November 2007 Commonwealth Heads of Government Meeting: Is Uganda Prepared?
What the summitt means to different Ugandans... Who Benefits?
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First published: May 11, 2006
In collaboration with the private sector, especially investors in the hotel industry, the government is doing all that is possible to ensure that over 4,000 delegates expected at the meeting get "Very Very Important People" (VVIP) accommodation among other things.
Because of CHOGM, government is to put some of its programs on hold to realize enough money to host the meeting. Ministries are already being threatened with budget cuts in favor of hosting the CHOGM, which will be solely financed by the government of Uganda.
While the government has many activities, its revenue collection has reduced. Appearing before Parliament, the Minister of Finance, Dr. Ezra Suruma also said that the government is going to lose over shs 20 billion through tax waivers due to CHOGM. These came from cutting taxes on imported materials for hotels under construction. The exemptions, said Dr Suruma, resulted from pressures from the hotels for petroleum problems in Kenya, which have been solved, and from power shortages. He said that the government had no choice.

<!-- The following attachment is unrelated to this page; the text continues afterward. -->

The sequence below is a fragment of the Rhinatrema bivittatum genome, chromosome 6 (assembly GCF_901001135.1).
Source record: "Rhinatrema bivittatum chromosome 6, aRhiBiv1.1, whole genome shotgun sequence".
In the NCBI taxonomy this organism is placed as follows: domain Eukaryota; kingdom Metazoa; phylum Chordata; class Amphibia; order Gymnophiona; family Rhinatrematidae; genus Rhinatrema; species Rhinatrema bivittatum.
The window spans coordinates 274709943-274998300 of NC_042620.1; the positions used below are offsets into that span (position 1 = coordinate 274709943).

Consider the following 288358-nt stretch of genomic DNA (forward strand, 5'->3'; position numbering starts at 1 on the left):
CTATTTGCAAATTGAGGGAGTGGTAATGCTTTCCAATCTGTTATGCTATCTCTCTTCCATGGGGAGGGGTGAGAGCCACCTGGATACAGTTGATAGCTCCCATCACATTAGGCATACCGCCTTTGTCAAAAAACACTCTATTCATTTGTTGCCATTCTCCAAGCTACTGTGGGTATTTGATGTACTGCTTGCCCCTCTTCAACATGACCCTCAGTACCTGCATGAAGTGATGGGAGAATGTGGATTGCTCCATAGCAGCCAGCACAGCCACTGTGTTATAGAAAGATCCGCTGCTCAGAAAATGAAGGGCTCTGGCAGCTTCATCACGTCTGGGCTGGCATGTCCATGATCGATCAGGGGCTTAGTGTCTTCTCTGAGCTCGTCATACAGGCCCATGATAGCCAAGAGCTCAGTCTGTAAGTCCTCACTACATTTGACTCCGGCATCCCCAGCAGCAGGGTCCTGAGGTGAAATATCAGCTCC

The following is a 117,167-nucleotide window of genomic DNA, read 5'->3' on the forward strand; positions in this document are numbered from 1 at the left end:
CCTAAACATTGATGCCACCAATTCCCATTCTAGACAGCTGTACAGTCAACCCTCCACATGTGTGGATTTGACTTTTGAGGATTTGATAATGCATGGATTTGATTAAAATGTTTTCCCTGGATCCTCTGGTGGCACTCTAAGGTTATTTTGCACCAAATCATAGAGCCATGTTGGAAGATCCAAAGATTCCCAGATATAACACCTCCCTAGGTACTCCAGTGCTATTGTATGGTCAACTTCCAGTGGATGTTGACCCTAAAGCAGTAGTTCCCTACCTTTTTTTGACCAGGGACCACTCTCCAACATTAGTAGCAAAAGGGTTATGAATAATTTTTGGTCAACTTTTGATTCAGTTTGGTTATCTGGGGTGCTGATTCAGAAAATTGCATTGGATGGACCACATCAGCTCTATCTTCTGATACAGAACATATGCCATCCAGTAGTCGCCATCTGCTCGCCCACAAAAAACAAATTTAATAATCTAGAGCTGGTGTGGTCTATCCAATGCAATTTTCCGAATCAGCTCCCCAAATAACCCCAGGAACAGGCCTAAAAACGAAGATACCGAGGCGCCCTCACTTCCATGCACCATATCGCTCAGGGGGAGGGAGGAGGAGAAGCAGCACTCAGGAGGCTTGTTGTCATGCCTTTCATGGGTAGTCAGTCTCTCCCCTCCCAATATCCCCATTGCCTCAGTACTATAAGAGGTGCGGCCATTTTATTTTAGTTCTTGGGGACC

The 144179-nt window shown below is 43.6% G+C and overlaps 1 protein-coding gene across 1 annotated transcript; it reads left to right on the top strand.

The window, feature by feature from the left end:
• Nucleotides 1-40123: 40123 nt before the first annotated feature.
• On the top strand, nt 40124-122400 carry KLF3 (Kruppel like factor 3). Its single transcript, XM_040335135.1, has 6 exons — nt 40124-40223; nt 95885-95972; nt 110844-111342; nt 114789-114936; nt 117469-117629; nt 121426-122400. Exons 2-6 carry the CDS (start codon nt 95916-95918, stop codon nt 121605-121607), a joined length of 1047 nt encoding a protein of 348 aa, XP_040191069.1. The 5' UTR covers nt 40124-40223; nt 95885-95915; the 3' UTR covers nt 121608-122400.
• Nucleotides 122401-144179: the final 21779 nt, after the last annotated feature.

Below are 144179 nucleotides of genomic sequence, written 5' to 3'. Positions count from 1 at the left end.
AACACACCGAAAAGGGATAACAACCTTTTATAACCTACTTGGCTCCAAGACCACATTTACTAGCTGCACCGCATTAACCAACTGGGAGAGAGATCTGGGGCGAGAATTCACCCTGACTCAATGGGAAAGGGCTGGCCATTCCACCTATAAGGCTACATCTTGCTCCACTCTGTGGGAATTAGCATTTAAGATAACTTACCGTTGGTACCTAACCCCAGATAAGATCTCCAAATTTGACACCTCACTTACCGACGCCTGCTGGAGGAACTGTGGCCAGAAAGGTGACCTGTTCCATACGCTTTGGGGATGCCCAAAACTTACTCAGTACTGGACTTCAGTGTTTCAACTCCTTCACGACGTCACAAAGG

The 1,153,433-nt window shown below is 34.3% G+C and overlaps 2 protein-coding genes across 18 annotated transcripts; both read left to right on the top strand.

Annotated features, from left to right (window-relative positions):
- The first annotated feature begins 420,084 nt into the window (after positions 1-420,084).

Because of this heavy investment in the meeting, Foreign Affairs Minister, Sam Kutesa is working around the clock to ensure that all Ugandans rally behind the government as it hosts the meeting that is supposed to boost to the image of the host country. It is hoped that the meeting will result in increased Foreign Direct Investment into the country and open up opportunities in the tourism sector of the economy.
"I appeal to the public to embrace this golden chance. If we lose it, we may not have another opportunity to host CHOGM in the next 108 years. This government will not be in power for 108 years but the country will benefit in the long run," said Kutesa.
Although his party has maintained their opposition to the meeting, Kassiano Wadri, the FDC Deputy Secretary General has supported the Minister on the CHOGM meeting and the coming of the Queen of England, Elizabeth II who will preside over the opening.
"We welcome any activity that brings money to the country and the queen's visit is one of them," says Wadri, who was reportedly on the team that had gone to the United Kingdom to lobby the Queen not to attend the meeting.